There are many myths surrounding the issue of spousal support and relying on false assumptions can lead to unfortunate misunderstandings. This is why it’s important to understand that spousal support is very different from child support, relying on its own set of rules. By taking the time to learn about these rules and by consulting a professional family law attorney such as Patrick Crawford, you’ll be better informed about this practice.
Establishing Spousal Support
In family court, the judge mandates child support, establishing who will pay support, how much is to be paid, and how long support will last. This varies in some important ways from how spousal support is set up. Although the rules may vary from state to state, most states allow the parties involved to limit the court’s power in this regard.
When a couple divorces, their settlement agreement will detail the provisions for spousal support among other things. The couple agrees upon the terms for spousal support in advance, which is then included in the agreement. If they determine support payments, they cannot be modified in the future, it’s a binding stipulation and cannot be altered by a judge. Similarly, the couple may stipulate under which circumstances support can be modified, including how long it will endure.
Some couples stipulate specific provisions in which spousal support can be modified. For instance, they may allow the court to modify it, or they may establish that both parties must agree to the stipulation. There may also be allowances for a change, if one spouse experiences a change in income, or if one spouse becomes disabled.
Court-Ordered Spousal Support
In some circumstances, the court does exercise more control over spousal support. For instance, there are cases in which both parties are employed full-time and determine that paying spousal support is not necessary. Divorcing couples often waive this right to spousal support in an effort to expedite the divorce process. Once the right to spousal support has been waived, one spouse cannot later change their mind. If a spouse loses their job six months later, they cannot sue the other spouse for support to compensate for the loss of income.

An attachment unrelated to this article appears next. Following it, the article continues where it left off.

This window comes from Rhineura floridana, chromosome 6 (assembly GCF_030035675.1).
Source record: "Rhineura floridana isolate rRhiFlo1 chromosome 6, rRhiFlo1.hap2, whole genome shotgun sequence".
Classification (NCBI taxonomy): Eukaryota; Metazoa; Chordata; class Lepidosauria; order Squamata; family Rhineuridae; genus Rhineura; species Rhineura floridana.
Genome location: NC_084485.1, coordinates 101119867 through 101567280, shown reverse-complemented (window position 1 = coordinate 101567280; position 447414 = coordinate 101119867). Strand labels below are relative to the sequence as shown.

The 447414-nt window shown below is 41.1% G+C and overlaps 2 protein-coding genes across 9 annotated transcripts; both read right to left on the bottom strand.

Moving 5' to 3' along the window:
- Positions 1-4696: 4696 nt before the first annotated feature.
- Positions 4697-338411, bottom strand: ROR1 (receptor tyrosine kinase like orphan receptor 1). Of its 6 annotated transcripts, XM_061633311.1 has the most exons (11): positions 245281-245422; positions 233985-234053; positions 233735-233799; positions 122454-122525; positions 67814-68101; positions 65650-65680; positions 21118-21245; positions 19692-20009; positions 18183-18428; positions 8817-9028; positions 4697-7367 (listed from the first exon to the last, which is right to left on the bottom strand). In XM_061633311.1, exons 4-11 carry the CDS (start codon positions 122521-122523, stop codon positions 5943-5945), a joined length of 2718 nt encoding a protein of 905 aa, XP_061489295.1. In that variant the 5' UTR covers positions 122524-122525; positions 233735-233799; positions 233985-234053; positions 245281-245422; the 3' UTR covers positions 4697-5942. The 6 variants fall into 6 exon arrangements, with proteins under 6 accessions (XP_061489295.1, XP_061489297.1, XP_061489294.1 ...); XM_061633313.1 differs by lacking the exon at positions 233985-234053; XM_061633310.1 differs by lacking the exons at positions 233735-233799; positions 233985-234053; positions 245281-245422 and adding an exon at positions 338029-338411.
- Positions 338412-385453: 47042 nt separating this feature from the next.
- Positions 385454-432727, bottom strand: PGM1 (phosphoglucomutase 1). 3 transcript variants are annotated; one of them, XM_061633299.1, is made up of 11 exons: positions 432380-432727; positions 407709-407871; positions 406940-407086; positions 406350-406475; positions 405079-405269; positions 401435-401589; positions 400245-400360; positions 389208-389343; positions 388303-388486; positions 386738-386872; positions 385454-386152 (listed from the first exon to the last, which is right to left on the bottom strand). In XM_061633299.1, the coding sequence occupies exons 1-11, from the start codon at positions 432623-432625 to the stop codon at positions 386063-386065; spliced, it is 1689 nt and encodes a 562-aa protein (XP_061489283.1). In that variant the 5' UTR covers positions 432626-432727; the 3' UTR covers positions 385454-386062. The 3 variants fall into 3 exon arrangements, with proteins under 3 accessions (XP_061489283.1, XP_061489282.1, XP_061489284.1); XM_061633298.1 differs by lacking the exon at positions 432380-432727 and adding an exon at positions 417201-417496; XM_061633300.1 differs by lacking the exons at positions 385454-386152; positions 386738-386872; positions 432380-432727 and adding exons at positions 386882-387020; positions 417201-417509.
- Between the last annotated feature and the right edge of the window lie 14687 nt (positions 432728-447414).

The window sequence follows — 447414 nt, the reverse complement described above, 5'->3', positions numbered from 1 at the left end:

Sometimes, a judge will order temporary support to be paid. The order will designate how much is to be paid, as well as setting a deadline for the termination of support. If no action is taken prior to the deadline, such as requesting an extension for support, the payee will have no further obligation to pay support. Once the deadline passes, spousal support payments will cease.
As these conditions of spousal support suggest, it’s important to consult an experienced family law attorney as early as possible. Enlisting the help of The Law Office of Patrick Crawford will help ensure you don’t waive your rights to spousal support unless you fully understand the consequences. Additionally, your attorney will help you request modifications to the agreement in a way that will improve your chances for a favorable outcome. Sometimes, spousal support is needed to help you restart your life and that’s where The Law Office of Patrick Crawford can help.
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